The IRS treats commission payments as supplemental wages. This puts commissions in the same category as bonuses, allowances, back pays, sick leave pay and overtime pays, notes Patriot Software.
Calculating Tax on Commission Tax on commissions depends on whether the commission is taxed separately or as part of the total pay. The IRS has two methods for calculating commission tax, states ASAP Accounting & Payroll. These are the flat tax rate method and the aggregate method. Both taxation formulas apply where the commissions paid do not exceed a sum of $1 million.
The flat tax rate method is applied if the commission is paid separately from the regular wage. If the commission paid is below $1 million, a flat tax rate of 25 percent is levied on the commission. However, there's an exception where the commission is paid within the same period as taxable income. If the employer levied a tax on income, then tax on commission becomes optional.
If a flat tax rate can't be applied, then the aggregate method is used. This formula is relevant if the commission is paid as part of the regular wage. Within that payroll period, the employer is supposed to get the total of regular income and commissions paid, and then use a normal income tax rate on the resulting total.
The two methods may not apply where the commissions paid exceed $1 million. In such a case, the IRS uses a flat rate of 35 percent as the tax on commissions exceeding $1 million. However, this flat rate isn't applicable if the $1 million is a sum total of all commissions within that payroll period.
Managing Tax on Commission as an Employee Employers are allowed by the IRS to make other deductions on commission besides income tax. This includes deductions like Medicare, 401(k) contributions and Social Security deductions. In addition, the IRS requires employers to make the deductions on income, commissions and any other supplementary wage paid to employees.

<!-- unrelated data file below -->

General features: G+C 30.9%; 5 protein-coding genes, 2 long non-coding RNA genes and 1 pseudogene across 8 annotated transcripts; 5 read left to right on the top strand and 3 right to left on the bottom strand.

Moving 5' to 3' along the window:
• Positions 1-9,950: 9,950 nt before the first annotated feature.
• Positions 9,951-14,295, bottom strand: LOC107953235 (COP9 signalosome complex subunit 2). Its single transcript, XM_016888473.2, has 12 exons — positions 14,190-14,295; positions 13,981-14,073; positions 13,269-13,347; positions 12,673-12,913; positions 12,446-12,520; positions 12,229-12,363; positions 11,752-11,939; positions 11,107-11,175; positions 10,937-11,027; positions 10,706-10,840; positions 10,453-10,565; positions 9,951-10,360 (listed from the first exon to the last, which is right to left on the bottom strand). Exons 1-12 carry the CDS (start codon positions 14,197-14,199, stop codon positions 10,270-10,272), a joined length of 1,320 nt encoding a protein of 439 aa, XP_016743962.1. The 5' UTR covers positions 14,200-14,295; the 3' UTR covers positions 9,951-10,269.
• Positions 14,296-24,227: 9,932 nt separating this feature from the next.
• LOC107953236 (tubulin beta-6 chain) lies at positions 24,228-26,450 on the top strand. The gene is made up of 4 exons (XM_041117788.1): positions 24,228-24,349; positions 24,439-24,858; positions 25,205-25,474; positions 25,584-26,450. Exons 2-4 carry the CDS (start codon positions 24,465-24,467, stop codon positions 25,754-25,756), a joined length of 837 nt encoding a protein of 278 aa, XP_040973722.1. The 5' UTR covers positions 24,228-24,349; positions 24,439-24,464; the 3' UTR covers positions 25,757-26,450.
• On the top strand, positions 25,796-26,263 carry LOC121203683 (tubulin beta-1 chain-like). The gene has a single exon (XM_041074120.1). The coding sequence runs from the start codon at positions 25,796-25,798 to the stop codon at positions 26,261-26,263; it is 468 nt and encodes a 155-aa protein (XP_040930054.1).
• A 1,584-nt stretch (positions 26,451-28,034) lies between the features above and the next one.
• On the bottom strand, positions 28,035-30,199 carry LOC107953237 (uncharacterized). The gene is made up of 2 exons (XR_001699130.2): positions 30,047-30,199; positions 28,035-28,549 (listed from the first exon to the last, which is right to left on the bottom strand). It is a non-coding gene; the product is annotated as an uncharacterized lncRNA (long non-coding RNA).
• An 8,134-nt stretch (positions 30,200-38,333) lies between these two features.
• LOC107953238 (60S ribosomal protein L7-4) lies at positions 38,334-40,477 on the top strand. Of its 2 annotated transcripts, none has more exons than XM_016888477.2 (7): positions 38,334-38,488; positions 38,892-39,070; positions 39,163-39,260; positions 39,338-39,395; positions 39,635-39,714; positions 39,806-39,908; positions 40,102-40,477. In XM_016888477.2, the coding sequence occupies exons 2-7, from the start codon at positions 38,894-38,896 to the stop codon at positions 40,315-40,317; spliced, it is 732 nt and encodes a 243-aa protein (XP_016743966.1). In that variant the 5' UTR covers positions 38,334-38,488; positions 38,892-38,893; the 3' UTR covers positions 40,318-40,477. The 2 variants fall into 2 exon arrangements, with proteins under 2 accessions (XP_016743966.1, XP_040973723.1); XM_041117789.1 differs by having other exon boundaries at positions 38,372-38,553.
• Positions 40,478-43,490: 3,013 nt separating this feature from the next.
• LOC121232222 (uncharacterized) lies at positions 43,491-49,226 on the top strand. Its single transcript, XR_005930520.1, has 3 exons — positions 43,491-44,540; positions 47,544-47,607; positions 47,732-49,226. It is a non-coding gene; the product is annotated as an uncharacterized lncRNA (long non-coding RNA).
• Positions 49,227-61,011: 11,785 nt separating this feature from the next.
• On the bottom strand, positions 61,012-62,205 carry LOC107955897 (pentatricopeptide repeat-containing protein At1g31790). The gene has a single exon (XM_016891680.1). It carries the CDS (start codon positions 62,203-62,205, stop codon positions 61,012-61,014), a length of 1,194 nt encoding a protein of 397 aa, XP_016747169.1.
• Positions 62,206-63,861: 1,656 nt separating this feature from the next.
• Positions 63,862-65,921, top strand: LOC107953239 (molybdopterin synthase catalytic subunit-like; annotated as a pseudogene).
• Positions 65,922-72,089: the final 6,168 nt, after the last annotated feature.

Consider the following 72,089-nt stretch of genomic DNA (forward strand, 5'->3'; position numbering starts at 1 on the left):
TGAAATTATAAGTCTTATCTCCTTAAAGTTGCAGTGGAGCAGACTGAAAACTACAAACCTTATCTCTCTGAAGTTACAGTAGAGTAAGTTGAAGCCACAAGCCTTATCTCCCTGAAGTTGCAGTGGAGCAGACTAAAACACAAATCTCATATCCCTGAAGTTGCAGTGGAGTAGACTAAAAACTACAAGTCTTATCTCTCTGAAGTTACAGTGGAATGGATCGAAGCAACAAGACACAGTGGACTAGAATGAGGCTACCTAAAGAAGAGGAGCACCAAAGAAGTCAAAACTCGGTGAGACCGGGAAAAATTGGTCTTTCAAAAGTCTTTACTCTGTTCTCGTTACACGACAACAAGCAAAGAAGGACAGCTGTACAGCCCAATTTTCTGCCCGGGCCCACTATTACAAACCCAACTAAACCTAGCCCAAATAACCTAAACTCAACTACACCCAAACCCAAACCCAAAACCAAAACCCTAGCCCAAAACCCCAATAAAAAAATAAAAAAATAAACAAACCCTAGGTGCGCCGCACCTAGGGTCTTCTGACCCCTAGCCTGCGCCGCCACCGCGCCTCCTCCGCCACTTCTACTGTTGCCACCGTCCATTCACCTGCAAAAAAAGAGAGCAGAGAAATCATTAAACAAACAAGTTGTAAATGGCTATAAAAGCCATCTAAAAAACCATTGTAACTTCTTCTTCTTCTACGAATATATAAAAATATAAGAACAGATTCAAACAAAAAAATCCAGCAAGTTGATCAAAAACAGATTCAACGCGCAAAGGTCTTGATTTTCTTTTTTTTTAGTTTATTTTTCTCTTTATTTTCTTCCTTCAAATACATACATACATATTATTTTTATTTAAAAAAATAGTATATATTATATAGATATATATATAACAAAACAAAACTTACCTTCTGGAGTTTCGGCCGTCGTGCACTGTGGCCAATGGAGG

This is why taxes on commission income tend to be high in the United States. Fortunately, taxpayers can use various techniques to pay lower taxes on commissions. These techniques apply especially for employees paid solely on commissions.
Employees working commission-only jobs can manage tax levied by making deductions on gross income. All work-related expenses can be deducted from the gross income including all unreimbursed expenses such as travel costs, hotel costs, cost of eating at restaurants and printing expenses. This means taxpayers are allowed to deduct any expense incurred while being paid on commission.
Taxable Income Bracket
It's important for employees to be aware of their current tax brackets, especially if they don't receive fixed wages or commissions. In addition, they should ensure the changes in commission income reflect with the records held by the IRS.
Professional accountants can help employees who earn income on commissions to determine the most appropriate tax rates on their commissions. They can also help professionals determine their deductions so they can save on taxes. It's important to know deductions such Social Security and Medicare are different for permanent employees and contracted workers. Contracted workers are guided by the Self-Employment Contributions Act tax when paying taxes, while permanent employees follow the Federal Insurance Contribution Act when paying taxes, notes The Balance.